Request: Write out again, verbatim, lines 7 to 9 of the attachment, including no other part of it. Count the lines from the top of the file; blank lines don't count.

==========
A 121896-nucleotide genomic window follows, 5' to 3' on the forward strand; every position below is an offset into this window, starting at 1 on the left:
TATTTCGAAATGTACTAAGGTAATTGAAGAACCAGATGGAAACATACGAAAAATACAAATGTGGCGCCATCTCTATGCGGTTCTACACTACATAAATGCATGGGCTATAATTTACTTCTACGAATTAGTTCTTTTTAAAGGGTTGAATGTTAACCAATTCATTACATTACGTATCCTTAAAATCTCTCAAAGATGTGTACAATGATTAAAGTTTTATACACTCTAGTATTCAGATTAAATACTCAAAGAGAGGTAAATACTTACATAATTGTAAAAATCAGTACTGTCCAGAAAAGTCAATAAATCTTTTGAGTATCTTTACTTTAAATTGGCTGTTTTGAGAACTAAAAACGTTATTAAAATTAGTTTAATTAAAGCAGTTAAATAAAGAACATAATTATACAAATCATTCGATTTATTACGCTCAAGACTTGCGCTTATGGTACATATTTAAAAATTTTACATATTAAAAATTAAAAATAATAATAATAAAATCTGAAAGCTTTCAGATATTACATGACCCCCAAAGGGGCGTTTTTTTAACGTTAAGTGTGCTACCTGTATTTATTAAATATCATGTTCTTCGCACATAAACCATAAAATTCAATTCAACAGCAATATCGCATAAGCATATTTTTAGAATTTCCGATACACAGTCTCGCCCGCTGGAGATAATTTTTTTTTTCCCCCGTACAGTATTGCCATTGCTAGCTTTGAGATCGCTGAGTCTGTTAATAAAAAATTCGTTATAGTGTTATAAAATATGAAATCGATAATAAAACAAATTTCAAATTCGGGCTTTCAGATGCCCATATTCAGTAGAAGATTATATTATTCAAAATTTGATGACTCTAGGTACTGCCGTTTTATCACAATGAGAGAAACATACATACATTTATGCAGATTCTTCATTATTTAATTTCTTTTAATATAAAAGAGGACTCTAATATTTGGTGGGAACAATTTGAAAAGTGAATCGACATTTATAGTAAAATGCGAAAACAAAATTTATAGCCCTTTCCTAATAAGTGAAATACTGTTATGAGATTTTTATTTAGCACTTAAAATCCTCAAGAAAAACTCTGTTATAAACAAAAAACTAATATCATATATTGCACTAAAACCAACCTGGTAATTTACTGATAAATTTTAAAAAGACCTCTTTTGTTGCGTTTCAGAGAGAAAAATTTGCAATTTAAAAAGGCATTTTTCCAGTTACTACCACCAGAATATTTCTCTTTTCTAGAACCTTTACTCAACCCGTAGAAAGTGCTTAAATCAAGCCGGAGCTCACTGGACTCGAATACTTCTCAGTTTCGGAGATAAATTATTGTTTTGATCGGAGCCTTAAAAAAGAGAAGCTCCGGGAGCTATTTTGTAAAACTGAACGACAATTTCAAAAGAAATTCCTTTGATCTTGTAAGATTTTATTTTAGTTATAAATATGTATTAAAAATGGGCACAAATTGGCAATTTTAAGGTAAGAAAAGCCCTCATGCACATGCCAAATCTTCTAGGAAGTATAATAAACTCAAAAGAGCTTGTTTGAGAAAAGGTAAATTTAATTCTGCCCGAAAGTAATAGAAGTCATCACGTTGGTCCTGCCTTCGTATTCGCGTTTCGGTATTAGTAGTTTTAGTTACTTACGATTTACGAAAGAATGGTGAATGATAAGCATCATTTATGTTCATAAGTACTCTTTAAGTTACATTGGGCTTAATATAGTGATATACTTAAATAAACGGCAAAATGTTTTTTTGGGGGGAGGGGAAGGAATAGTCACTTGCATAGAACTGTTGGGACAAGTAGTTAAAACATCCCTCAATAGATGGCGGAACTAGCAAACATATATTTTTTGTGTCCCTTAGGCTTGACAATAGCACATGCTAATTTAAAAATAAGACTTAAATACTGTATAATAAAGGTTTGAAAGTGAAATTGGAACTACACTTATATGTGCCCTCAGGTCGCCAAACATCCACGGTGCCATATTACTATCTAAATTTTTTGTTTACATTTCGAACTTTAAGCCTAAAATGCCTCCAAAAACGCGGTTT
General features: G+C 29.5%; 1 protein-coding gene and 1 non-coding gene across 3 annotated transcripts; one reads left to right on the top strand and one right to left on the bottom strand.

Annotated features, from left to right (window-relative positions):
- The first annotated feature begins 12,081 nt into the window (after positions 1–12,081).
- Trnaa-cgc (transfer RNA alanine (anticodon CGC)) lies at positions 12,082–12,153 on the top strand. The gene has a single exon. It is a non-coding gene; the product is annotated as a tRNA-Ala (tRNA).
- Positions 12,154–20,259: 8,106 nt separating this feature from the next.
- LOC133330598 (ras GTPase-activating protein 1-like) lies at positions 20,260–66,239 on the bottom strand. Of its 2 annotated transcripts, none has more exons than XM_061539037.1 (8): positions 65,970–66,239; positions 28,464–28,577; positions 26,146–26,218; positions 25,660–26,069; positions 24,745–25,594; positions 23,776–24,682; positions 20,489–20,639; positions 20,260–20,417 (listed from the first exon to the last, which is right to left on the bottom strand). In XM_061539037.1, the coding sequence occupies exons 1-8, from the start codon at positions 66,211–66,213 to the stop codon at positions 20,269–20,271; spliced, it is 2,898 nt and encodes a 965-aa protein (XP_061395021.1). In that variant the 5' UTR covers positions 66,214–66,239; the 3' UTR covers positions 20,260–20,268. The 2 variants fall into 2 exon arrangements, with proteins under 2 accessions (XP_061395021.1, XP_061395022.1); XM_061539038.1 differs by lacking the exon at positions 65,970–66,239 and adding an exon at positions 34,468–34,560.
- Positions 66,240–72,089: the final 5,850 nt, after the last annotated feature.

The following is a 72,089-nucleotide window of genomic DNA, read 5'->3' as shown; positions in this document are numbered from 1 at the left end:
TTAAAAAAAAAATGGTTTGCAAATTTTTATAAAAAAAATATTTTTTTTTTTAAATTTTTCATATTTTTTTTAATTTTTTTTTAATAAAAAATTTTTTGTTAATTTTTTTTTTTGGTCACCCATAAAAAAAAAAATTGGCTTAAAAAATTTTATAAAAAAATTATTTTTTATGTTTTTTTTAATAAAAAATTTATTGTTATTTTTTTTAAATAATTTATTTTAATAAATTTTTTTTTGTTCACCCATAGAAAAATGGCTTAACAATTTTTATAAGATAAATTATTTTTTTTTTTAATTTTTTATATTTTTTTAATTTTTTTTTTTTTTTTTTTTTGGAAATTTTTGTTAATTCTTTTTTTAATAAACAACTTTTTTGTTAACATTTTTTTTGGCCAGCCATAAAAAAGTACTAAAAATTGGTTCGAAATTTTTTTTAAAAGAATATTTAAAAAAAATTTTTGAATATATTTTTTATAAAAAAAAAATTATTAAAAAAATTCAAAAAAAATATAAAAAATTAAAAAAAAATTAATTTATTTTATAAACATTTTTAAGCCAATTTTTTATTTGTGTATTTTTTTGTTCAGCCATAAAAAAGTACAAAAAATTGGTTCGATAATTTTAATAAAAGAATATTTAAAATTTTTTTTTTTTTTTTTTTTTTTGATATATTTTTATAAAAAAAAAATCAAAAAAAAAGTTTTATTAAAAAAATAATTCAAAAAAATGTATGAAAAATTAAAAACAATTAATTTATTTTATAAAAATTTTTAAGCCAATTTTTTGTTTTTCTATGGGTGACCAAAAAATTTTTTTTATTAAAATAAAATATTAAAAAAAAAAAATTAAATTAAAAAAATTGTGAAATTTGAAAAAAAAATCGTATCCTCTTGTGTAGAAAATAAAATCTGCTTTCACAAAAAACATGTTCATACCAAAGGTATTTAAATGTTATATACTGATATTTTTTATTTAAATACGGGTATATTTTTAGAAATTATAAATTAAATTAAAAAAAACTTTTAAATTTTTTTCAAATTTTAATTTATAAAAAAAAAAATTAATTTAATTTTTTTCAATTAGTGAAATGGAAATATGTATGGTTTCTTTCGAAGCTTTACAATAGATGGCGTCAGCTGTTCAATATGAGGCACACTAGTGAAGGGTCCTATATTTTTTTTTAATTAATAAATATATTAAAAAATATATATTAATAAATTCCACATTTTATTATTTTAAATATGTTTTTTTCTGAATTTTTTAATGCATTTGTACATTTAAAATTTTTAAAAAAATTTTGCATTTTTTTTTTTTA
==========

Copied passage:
- Positions 12,154–20,259: 8,106 nt separating this feature from the next.
- LOC133330598 (ras GTPase-activating protein 1-like) lies at positions 20,260–66,239 on the bottom strand. Of its 2 annotated transcripts, none has more exons than XM_061539037.1 (8): positions 65,970–66,239; positions 28,464–28,577; positions 26,146–26,218; positions 25,660–26,069; positions 24,745–25,594; positions 23,776–24,682; positions 20,489–20,639; positions 20,260–20,417 (listed from the first exon to the last, which is right to left on the bottom strand). In XM_061539037.1, the coding sequence occupies exons 1-8, from the start codon at positions 66,211–66,213 to the stop codon at positions 20,269–20,271; spliced, it is 2,898 nt and encodes a 965-aa protein (XP_061395021.1). In that variant the 5' UTR covers positions 66,214–66,239; the 3' UTR covers positions 20,260–20,268. The 2 variants fall into 2 exon arrangements, with proteins under 2 accessions (XP_061395021.1, XP_061395022.1); XM_061539038.1 differs by lacking the exon at positions 65,970–66,239 and adding an exon at positions 34,468–34,560.
- Positions 66,240–72,089: the final 5,850 nt, after the last annotated feature.